After a fun couple of hours, my thoughts are turning to the lower section of the canyon, just above the expansive meadows that lead to the Trujillo Meadows Reservoir. Maybe some even bigger fish down there where the gradient is slower and several creeks have added their water to the river. So I work my way upstream to near my vehicle then climb up the slope and drive downstream. At the orange barrel, I turn left down the lower road that heads east and then loops back west, paralleling the river for a couple of miles, which is down in the canyon and invisible. I find a small turnout near where the topo maps and GPS tell me there is a road heading back east that dips down closer to the river. But route is blocked by a big pile of dirt and overgrown with trees and bushes–clearly hasn’t been open for years. But it’s still a better route than trying to bushwhack through the forest that is littered with deadfalls and covered by lush vegetation. I walk east on the abandoned road for a mile or so then cut down to the river through some open meadows that show up on my GPS. I jump a small herd of cattle that seem to look at me somewhat incredulously–“What are you doing here!!” At the edge of the meadow is a rock wall that drops precipitously fifty feet or so to the river. I gingerly test the scree slope and finally make it down, holding onto bushes to slow my descent. Wading boots don’t make the best mountaineering shoes!! But all’s well that ends well, as I catch sight of some of the beautiful pools downstream. I decide to hike down another 15 minutes, to just above where the forest opens into the big meadows. I could have reached the same point by hiking up from the Trujillo Meadows Reservoir parking lot–probably about the same distance and a bit easier going, but then I wouldn’t have all that fun bushwhacking! No gain without pain?
The river here alternates between lovely open runs with inviting, deeper pools and stretches that are totally overgrown with willows, bushes, and snags. There is some evidence of damage to the riverbanks by cattle, but I don’t see a boot mark anywhere, a good sign. My very first cast catches a willow behind me, eliciting a loud GRRR. The second cast is more accurate, and a 13-inch brownie clobbers the Royal Trude. Not a bad start…and the action continues at the next pool, a tricky one to fish because of the fallen timbers that make casting an adventure. I finally get a good sidearm cast upstream as I kneel under the deadfalls and watch as the dry fly is pulled under. A heavy fish has grabbed the caddis nymph and dunked the dry. To my surprise, a big rainbow trout jumps clear of the water and runs upstream. I do my best Usain Bolt imitation as I give chase and finally bring him to the net–a very muscular 15-inch plus trout. I think to myself he must have migrated up from the reservoir where rainbows abound. As I slide the beauty back into the water, a bolt of lighting sizzles overhead followed by a huge clap of thunder. The rain follows as I scramble underneath stand of spruce tree that help keep me semi-dry during the deluge that lasts for 15 minutes.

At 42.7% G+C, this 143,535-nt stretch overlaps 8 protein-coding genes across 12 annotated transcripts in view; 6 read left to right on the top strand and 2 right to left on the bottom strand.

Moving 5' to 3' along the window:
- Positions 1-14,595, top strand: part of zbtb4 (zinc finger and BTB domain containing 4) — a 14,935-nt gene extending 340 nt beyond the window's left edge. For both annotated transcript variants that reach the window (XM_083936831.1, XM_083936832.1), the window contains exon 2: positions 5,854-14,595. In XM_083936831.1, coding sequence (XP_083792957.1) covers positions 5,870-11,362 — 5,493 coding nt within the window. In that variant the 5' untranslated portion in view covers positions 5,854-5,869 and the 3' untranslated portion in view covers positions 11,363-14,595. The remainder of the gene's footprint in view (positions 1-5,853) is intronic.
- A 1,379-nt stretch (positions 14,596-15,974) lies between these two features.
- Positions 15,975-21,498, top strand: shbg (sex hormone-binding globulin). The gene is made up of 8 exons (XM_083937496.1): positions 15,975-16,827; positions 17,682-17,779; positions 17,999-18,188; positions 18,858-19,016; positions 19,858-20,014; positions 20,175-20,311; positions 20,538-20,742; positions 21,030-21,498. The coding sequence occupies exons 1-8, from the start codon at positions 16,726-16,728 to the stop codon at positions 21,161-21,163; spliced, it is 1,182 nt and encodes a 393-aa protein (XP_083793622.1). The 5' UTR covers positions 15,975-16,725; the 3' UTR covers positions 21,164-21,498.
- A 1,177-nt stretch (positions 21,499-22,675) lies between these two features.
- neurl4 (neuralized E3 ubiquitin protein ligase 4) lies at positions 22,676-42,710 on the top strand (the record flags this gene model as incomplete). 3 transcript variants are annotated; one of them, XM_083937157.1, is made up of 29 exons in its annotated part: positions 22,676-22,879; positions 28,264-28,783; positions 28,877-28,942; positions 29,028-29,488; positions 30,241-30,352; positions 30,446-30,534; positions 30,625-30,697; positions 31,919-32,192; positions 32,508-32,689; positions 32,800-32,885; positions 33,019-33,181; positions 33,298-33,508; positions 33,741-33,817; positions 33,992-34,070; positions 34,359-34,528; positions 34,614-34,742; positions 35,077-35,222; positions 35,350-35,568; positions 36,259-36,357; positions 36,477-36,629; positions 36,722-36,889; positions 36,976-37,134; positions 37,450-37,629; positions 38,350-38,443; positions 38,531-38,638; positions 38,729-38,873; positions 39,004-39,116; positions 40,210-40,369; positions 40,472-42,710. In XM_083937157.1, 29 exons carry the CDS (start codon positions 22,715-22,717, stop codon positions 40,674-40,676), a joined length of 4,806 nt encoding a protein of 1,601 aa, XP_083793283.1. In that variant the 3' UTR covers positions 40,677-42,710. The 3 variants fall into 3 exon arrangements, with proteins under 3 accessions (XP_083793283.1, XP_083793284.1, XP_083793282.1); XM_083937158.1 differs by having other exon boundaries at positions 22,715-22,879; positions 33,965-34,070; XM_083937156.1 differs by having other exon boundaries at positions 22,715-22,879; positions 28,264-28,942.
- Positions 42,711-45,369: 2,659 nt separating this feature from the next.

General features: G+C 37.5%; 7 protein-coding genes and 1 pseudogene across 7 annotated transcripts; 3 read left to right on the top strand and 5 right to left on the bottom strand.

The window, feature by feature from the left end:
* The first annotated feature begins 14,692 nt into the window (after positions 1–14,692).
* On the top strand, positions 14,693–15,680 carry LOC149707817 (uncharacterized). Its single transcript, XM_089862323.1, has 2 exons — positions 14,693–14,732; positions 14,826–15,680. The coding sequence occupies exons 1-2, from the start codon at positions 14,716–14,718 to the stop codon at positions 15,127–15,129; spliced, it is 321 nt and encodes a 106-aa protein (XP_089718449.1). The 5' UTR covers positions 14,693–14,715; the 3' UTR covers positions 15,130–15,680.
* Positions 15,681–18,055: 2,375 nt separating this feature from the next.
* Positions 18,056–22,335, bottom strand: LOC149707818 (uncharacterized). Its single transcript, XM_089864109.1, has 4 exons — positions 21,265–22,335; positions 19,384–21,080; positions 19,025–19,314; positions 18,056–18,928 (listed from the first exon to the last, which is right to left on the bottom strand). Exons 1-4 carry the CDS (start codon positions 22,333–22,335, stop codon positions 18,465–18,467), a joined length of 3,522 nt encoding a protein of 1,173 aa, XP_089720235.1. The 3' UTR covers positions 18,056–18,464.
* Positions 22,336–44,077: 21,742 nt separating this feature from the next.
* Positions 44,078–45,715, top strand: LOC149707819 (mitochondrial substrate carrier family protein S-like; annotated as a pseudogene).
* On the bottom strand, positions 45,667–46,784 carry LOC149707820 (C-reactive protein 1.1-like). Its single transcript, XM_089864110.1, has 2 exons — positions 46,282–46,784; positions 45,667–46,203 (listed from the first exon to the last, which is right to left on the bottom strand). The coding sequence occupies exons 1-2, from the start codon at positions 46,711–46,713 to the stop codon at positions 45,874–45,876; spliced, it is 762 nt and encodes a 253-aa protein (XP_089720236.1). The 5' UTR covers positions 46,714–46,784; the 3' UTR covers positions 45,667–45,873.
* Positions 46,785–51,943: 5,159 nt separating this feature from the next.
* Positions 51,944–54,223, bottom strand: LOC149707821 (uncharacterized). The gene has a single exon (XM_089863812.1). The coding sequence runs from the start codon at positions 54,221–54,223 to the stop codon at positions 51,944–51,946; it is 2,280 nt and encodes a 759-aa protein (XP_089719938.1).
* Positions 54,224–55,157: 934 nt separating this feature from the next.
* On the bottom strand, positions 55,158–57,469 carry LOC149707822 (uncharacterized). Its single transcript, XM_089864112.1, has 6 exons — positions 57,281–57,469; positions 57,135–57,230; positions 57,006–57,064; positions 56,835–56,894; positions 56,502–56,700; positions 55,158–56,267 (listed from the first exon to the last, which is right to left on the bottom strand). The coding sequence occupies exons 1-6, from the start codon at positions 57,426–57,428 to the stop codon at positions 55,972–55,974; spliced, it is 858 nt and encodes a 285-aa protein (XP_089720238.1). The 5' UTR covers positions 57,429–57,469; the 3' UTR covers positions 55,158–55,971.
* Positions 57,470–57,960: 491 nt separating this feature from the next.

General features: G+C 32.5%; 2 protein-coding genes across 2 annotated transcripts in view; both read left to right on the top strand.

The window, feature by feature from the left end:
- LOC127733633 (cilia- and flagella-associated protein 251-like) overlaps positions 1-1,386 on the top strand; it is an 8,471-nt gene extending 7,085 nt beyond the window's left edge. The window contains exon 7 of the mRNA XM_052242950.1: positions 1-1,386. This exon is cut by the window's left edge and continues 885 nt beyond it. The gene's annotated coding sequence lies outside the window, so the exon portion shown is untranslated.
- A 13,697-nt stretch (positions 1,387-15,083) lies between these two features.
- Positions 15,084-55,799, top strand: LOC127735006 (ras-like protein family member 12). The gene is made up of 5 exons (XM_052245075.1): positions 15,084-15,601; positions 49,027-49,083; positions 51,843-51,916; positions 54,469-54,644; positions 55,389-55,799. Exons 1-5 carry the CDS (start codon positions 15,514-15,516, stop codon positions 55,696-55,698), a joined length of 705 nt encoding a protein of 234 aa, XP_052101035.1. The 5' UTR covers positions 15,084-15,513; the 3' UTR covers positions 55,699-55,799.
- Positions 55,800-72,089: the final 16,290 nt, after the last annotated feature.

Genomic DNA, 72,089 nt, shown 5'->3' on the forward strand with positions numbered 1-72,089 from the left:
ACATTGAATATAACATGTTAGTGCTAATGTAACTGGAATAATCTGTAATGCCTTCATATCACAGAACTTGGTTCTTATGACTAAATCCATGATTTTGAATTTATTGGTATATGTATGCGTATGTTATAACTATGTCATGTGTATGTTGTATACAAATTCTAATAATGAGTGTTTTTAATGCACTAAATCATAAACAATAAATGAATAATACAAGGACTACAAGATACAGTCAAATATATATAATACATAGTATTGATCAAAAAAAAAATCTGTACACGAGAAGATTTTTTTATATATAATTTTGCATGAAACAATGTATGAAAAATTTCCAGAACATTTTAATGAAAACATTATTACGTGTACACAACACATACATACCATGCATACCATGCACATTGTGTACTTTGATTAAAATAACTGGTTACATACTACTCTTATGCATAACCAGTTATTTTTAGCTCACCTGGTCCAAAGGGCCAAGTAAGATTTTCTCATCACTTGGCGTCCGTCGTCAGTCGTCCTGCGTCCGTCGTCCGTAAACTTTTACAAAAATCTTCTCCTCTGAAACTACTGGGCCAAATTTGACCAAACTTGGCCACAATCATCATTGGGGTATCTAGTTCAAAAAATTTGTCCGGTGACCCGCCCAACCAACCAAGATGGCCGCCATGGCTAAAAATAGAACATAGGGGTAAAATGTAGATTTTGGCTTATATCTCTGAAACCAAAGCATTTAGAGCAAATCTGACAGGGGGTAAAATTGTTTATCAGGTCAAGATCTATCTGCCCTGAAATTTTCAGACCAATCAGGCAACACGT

When the clouds begin to break, I figure it’s time to head back home–more dark clouds are scudding over the Continental Divide. It’s monsoon season as warm moist air flows up from the Gulf of Mexico. But I have to try that big boulder pool just over my shoulder in the photo! I sneak up carefully then cast from my knees, keeping a low profile. The fly bobs jauntily down the riffle at the head of the pool then sidles up against the boulder, following the foam line downstream. A big brownie rises slowly from the depths and sucks in the Trude. I set the hook, and the trout explodes, dancing along the surface, shaking its head. He runs up and downstream, but my stout 5# 9-foot Sage rod is up to the task, finally winching him from underneath the boulder as he makes one last dive for freedom. A gorgeous 16-inch brown! The distant thunder puts a great exclamation point on the scene, echoing my growling stomach. Both are telling me to hit the trail! So reluctantly, I leave a mile or more of water unfished, waiting for a future trip. I climb gingerly up a steep rock wall to exit the canyon, and drawing on my Kansas farm upbringing, serenade the cattle still grazing in the meadow with a celebratory moo or two, then hustle back to the SUV. Several calves bolt back to their mamas in utter terror! I’ll be back to this hidden stretch of the Rio de los Piños–count on it!